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Drugs in Disney Movies!
What first comes to your mind when you hear “Disney”? For many of us who grew up on Disney, it brings back childhood memories, cute characters, and lovey-dovey songs. As such, people consider Disney movies to be the purest form of entertainment possible! In fact, the only movies many parents would allow their young children to watch are Disney movies. I personally grew up on Disney movies, and recall loving them. Now that I am a mature adult, however, I am about to expose another side of the story. If you firmly love and believe in the purity of Disney movies, you may not want to read on.
When parents present their children with Disney movies, they assume that they are protecting their young from the influence of drugs, sex and violence. The fact is, however quietly or subliminally, all three of these things are very much present in many Disney films! We already know that many of these beloved tales have violence; like the poisoning of Snow White by an evil witch or the homicidal murder of Mufasa in the Lion King. In addition, sexual innuendo may not seem too far off, what with half-naked, cleavage-bearing princesses like the Little Mermaid or Jasmine. But drugs? Most of us would be quite surprised to know of the extent to which drug references and allusions run rampant in many of the Disney Classics!
How and why could this be? We might start by taking a closer look at Walt Disney, the legendary man behind our favorite childhood films. One might assume that the person behind Disney movies must be very sweet in nature, and loving of children, sort of like a Mr. Rogers. Well, there is no doubt that Walt Disney was a very creative man who loved to bring to life stories for children. But what others have to say about this man, who lived from 1901-1966, show us that he may have had a darker side.
Starting with the darkest side of the spectrum, Frink Springmeier goes so far as to insist that Walt, as well as the entire Disney Company, are part of the Illuminati. For those who need a briefing on the Illuminati, they are essentially governments and large corporations who work behind the scenes to control world affairs. They may or may not actually exist today, but their idea is based on the historical Bavarian Illuminati group, which dates back to the 1700’s. If you are the type to believe in brainwashing, and evil powers who “hide themselves behind perfect fronts”, in the hopes of one day bringing about a New World Order, I would refer you to read Springmeier’s The Disney Bloodline. It quotes an Illuminati Grand Master as saying, “If the world only had the eyes to see the fibers which lay under the surface of Walt Disney’s image, they’d tar and feather him, and drag him through the streets. If only they knew what Disney’s primary goal is” (Springmeier, 1998). This idea of Walt being part of the Illuminati may help explain, in part, his reason for using subliminal drug (as well as sexual) messages in his movies; a topic we shall explore again later.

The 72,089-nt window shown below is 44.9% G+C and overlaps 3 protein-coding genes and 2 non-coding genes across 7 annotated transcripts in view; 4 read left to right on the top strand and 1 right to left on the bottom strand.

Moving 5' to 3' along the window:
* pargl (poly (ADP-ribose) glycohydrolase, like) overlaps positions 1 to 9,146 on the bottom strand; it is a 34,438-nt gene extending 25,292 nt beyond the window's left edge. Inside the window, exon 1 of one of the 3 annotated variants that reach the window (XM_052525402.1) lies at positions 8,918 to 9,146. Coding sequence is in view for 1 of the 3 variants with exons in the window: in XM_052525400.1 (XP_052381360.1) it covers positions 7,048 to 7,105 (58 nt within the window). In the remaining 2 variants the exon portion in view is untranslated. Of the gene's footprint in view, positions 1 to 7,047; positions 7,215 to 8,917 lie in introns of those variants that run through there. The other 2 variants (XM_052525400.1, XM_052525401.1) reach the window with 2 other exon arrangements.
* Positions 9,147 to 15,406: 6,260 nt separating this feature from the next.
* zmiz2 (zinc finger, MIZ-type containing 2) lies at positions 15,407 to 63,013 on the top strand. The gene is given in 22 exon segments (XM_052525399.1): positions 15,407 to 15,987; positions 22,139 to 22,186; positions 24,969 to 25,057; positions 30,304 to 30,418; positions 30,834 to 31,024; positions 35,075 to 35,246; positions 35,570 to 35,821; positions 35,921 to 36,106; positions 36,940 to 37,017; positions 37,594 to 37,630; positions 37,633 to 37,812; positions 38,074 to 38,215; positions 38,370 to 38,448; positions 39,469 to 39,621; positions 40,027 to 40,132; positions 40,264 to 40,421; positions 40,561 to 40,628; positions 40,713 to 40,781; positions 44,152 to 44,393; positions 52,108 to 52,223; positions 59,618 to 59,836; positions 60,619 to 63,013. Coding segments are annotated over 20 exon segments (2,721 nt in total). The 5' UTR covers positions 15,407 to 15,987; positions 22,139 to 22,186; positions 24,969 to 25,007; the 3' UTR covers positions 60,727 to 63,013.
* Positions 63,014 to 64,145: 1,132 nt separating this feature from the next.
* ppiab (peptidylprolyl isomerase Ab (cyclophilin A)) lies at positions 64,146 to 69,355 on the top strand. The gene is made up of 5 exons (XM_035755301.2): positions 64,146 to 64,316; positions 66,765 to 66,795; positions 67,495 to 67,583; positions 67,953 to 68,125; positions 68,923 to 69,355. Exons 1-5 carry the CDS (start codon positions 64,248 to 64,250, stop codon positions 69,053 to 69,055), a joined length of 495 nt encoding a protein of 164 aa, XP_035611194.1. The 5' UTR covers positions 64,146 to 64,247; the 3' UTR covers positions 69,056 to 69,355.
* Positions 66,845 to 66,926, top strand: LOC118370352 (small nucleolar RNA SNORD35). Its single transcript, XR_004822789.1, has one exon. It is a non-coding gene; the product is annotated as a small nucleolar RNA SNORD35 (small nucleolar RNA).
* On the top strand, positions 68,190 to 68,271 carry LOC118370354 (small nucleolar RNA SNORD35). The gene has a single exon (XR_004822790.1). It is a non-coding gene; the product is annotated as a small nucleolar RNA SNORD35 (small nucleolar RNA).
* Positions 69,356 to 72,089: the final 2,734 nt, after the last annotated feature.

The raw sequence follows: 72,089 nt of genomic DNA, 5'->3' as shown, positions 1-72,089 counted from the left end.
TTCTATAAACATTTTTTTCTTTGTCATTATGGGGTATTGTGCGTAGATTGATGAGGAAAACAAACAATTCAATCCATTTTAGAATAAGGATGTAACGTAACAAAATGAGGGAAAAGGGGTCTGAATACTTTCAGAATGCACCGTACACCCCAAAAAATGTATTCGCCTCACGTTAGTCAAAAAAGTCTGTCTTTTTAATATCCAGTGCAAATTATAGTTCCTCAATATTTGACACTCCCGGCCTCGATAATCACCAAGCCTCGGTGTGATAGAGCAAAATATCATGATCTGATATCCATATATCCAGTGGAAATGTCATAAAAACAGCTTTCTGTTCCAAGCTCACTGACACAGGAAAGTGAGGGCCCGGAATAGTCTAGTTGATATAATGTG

Whether Walt Disney was actually part of the Illuminati or not, there seems to be evidence in favor of a more common, every day vice: the use of drugs. In addition to smoking “specially rounded brown cigarettes”, Walt was quite a fan of “expensive Scotch Whiskey” (Springmeier, 1998). Now there is nothing wrong with enjoying a drink now and then, but “…unfortunately with the progression of time, by the 1960’s Walt had become a sadistic egotistical alcoholic” (Springmeier, 1998). In addition, sleep problems led him to consistently “…take alcohol and tranquilizers” (Springmeier, 1998).
Were there any other drugs Disney was involved with in his lifetime? According to several individuals, including artist Paul Laffoley, the answer is yes, mescaline. An interesting story lies behind Walt’s favorite drug of choice. How did he get introduced to it in the first place? Enter Black Mountain College, an art school taught by the late renowned German artist Josef Albers. In 1935, Disney, who sought artistic advice for his animations, rushed to Black Mountain to meet Albers. What Walt found was an impossibly narcissistic man who, looking down on his American students, taught with “…the European attitude of paternalism” (Laffoley, 2008). Needless to say, Walt never got his advice (rather, his animations were ripped apart by Albers), but he did get to “…discover the way students ‘escaped’ from the school in the summer. They all went to Chihuahua in Northern Mexico. There the students would eat wild peyote…(In its refined form…mescaline)” (Laffoley, 2008). As a result of hanging out with these students, “By 1936 Disney was taking mescaline on a regular basis…” (Laffoley, 2008). This is where the drug part of the story at Black Mountain College ends, but as a side note, any Fantasia buffs might be interested to know where the inspirations for the Night on Bald Mountain animations came from. It has been suggested that in Night on Bald Mountain, the devil was inspired from the “tyrant” Joseph Albers, and that “Bald Mountain” actually stood for “Black Mountain” College (Laffoley, 2008). In addition, the little creatures the devil plays with “…before he destroys them…” symbolize the students at the college, and how they were treated by Albers (Laffoley, 2008).